Anderson, David Robert (2013) The discovery and characterisation of the extrasolar planets of WASP-South. Doctoral thesis, Keele University.

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SuperWASP is a ground-based survey for transiting extrasolar planets. I present some of my contributions to the project's infrastructure and operations, as well as the discovery and characterisation of seven short-period, giant, transiting extrasolar planets and a 51-Jupiter-mass, transiting brown dwarf. Of particular note is the planet WASP-l7b, which is the largest known planet (Rpl = 1.99 ± 0.08 RJup ) and was the first reported to be in a retrograde orbit. WASP-17b offers one of the most extreme tests of the mechanisms suggested as responsible for the observed bloating of a subset of 'hot Jupiters'. The planet's retrograde orbit indicates that at least some hot Jupiters arrived in their current short orbits via scattering processes rather than via migration by planet-disc tidal interaction. As transiting brown dwarfs are rare, WASP-30b should prove a useful test of models. For the exoplanets WASP-22b and WASP-26b, I present spectroscopic observations of their transits. WASP-22b was found to be in a prograde orbit, but the orientation of the orbit of WASP-26b was not determined with confidence, owing to observation noise and the predicted small amplitude of the signal. I present measurements, via observations of occultations of the planets by their host stars, of the infrared thermal emission of the atmospheres of WASP-19b and WASP-17b. The atmosphere of WASP-19b appears to lack a strong atmospheric temperature inversion and inefficiently transports energy from its day-side to its night-side. For WASP-17b, the data are consistent with a low-albedo atmosphere that efficiently redistributes heat from its day-side to its night-side. For both systems, the occultation timings provide a constraint on orbital eccentricity; this proved especially useful for the WASP-17b system, as it removed the previous large uncertainty on the stellar and planetary radii.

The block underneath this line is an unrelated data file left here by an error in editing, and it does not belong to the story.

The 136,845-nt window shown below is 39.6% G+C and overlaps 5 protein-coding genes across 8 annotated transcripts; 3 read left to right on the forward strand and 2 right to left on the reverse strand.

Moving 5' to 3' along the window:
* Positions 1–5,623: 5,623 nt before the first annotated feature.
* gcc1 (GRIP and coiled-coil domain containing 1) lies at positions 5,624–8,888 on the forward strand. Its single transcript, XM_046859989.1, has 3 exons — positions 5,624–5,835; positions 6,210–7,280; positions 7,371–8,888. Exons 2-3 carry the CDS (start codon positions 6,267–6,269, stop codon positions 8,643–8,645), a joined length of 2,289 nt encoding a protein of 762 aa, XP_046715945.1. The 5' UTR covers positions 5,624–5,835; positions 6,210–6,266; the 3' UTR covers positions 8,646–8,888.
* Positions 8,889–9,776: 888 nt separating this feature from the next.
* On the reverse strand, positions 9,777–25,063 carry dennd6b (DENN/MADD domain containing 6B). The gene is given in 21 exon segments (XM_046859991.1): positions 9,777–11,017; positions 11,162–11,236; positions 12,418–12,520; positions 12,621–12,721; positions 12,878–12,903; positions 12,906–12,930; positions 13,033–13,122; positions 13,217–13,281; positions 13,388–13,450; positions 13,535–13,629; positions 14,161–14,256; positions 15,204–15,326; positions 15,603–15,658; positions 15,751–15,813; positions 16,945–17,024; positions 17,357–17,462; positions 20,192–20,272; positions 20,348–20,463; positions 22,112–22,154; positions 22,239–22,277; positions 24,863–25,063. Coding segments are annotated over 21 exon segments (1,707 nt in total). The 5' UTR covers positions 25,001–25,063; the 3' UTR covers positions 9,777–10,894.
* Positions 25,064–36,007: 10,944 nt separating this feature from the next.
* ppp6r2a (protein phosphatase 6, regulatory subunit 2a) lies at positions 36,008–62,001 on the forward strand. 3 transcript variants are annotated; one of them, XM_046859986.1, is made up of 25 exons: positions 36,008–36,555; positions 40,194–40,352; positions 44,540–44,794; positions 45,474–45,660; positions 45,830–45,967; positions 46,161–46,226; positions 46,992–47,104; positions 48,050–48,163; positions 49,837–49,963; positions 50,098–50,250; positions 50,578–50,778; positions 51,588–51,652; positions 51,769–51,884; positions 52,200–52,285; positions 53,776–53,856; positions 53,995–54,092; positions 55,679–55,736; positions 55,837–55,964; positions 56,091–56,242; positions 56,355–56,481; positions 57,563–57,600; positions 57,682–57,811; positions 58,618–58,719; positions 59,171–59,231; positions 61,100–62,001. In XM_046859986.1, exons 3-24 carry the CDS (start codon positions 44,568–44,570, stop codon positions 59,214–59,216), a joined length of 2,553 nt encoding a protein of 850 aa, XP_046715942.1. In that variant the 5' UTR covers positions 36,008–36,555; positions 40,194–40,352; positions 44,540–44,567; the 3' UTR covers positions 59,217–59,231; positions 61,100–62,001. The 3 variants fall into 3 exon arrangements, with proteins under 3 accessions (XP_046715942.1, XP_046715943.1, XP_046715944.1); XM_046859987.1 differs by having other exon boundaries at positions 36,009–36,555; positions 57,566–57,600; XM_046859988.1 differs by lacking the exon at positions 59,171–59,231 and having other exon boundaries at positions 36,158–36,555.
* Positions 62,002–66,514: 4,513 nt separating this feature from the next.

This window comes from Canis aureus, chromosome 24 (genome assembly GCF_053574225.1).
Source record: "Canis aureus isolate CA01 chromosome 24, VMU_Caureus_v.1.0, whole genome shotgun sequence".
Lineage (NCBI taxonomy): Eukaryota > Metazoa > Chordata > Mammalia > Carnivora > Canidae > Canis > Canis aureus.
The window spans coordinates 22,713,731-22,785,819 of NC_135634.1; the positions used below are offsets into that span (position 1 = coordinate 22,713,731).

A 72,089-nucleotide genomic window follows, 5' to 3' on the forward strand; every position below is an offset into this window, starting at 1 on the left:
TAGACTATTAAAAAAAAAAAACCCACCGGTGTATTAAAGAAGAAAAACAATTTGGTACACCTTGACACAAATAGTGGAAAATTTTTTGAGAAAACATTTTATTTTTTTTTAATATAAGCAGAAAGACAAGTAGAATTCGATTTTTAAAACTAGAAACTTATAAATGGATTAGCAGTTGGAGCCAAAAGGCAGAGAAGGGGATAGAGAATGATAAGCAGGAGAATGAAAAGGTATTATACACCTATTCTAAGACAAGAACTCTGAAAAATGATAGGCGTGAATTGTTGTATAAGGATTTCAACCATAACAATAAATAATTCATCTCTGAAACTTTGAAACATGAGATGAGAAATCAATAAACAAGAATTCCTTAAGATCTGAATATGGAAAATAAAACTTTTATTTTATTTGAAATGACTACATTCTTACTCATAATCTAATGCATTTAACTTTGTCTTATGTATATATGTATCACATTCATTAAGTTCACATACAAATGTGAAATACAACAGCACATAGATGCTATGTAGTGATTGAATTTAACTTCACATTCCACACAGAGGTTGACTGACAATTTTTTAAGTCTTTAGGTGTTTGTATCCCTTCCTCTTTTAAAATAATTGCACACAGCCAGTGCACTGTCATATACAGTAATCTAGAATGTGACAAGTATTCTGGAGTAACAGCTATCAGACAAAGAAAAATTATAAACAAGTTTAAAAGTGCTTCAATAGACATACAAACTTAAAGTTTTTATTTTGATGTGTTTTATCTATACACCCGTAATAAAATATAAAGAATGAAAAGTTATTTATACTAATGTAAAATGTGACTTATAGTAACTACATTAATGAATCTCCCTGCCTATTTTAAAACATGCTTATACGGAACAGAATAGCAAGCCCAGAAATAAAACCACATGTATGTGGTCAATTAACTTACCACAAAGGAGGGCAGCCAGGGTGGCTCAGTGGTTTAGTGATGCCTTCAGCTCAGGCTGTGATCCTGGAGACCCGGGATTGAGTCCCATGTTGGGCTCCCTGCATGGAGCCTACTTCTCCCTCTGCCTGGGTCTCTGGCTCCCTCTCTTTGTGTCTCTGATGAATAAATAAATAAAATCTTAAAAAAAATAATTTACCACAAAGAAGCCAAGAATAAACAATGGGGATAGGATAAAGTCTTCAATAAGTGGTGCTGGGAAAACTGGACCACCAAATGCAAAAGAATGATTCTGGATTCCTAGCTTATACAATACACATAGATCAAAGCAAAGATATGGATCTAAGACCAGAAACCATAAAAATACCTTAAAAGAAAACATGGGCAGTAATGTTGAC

Item Type: Thesis (Doctoral)
Additional Information: Indefinite embargo on e-access. For access to the hard copy thesis, check the University Library catalogue.
Subjects: Q Science > QB Astronomy > QB600 Planets. Planetology
Divisions: Faculty of Natural Sciences > School of Chemical and Physical Sciences
Depositing User: Lisa Bailey
Date Deposited: 16 Aug 2022 15:25
Last Modified: 16 Aug 2022 15:25

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